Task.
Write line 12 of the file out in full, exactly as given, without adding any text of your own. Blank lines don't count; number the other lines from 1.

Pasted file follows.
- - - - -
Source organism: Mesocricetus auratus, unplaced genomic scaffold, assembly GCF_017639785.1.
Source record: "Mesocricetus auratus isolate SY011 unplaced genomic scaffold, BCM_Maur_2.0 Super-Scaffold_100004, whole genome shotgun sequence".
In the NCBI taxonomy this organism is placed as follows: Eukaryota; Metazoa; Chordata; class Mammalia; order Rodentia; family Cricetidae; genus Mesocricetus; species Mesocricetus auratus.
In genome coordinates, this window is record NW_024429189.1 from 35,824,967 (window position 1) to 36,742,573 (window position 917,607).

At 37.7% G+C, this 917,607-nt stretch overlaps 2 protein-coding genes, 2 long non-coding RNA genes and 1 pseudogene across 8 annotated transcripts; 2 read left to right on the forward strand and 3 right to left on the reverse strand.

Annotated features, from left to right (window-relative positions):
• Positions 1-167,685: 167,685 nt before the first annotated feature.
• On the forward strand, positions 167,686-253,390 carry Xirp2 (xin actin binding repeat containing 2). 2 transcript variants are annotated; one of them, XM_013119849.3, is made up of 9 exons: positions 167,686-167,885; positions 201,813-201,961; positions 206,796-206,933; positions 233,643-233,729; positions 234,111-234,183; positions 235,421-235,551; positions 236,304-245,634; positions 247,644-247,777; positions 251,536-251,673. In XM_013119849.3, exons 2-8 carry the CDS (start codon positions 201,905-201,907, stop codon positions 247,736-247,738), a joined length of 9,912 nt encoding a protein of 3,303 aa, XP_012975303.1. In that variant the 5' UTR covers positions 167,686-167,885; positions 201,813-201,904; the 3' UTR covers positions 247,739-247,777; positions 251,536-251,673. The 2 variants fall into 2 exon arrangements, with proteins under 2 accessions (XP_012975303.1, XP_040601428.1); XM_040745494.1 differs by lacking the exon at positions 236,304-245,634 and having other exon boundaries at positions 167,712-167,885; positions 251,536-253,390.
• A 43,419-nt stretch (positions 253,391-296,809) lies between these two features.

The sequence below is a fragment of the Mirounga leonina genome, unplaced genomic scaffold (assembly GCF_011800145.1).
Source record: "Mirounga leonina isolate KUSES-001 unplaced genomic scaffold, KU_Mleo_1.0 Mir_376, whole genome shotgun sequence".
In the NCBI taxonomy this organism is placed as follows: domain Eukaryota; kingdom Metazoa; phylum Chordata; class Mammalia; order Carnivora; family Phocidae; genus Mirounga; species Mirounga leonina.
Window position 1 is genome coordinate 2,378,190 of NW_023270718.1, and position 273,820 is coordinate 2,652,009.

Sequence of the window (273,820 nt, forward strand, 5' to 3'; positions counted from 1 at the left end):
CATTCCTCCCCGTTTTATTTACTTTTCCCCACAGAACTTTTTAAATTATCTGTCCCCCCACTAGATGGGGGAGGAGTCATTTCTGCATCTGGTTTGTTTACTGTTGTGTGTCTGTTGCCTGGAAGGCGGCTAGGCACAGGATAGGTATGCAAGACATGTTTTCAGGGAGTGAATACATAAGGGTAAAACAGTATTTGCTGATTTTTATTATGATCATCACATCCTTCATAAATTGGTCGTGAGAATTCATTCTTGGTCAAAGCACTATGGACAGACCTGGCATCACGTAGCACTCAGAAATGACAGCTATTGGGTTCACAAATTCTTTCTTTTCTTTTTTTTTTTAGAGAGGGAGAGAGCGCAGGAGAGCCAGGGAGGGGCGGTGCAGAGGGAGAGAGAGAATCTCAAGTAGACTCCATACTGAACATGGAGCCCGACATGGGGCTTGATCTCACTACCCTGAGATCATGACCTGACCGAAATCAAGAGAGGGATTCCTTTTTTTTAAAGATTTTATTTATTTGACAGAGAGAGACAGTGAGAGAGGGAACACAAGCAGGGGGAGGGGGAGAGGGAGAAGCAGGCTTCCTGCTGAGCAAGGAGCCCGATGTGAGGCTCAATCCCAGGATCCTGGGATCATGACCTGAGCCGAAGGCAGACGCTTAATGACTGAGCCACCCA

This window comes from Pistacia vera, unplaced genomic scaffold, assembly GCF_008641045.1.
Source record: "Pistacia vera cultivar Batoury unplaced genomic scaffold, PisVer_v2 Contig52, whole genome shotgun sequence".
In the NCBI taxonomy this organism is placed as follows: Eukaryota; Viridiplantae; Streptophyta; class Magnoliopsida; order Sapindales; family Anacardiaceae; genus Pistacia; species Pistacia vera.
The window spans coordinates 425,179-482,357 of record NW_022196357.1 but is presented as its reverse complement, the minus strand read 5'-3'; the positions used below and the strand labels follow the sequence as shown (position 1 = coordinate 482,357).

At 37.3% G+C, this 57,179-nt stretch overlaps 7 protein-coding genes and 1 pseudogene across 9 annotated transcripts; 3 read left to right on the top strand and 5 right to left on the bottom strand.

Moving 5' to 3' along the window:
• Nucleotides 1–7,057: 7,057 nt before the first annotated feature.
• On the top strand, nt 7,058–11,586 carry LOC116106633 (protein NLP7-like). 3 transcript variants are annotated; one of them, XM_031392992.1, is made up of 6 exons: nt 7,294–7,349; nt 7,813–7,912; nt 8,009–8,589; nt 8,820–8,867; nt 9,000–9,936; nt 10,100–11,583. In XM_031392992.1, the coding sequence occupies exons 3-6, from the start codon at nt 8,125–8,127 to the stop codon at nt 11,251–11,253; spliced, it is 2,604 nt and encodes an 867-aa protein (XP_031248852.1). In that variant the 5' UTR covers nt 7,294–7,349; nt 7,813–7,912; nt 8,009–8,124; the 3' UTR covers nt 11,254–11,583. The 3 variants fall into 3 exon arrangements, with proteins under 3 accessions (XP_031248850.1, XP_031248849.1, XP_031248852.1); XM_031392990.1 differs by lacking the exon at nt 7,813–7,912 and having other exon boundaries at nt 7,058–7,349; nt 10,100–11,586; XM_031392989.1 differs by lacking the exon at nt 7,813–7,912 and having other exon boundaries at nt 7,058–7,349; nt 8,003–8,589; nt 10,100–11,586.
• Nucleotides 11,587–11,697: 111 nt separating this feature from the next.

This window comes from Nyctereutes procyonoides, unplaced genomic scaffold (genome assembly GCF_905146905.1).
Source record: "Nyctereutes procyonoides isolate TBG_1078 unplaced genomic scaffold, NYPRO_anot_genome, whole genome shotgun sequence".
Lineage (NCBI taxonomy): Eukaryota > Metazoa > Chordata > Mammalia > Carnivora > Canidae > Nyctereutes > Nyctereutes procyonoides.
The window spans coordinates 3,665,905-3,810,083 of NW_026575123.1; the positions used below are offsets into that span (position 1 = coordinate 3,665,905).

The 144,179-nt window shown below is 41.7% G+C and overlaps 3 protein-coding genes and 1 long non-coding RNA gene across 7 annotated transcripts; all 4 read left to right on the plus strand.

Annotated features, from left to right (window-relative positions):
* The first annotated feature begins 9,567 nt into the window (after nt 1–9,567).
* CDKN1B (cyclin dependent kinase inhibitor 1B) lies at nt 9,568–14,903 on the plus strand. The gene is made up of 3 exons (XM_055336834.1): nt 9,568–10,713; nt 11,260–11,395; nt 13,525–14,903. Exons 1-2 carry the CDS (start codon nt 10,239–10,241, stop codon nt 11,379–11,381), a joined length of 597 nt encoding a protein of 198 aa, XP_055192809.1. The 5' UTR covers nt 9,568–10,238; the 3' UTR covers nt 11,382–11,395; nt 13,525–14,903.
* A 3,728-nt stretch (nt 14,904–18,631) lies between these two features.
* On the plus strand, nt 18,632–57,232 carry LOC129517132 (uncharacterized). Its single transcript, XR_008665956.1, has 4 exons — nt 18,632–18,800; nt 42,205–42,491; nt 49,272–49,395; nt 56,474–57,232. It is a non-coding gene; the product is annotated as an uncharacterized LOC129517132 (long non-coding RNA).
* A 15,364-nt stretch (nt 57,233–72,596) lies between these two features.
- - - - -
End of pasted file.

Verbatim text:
In the NCBI taxonomy this organism is placed as follows: domain Eukaryota; kingdom Metazoa; phylum Chordata; class Mammalia; order Carnivora; family Phocidae; genus Mirounga; species Mirounga leonina.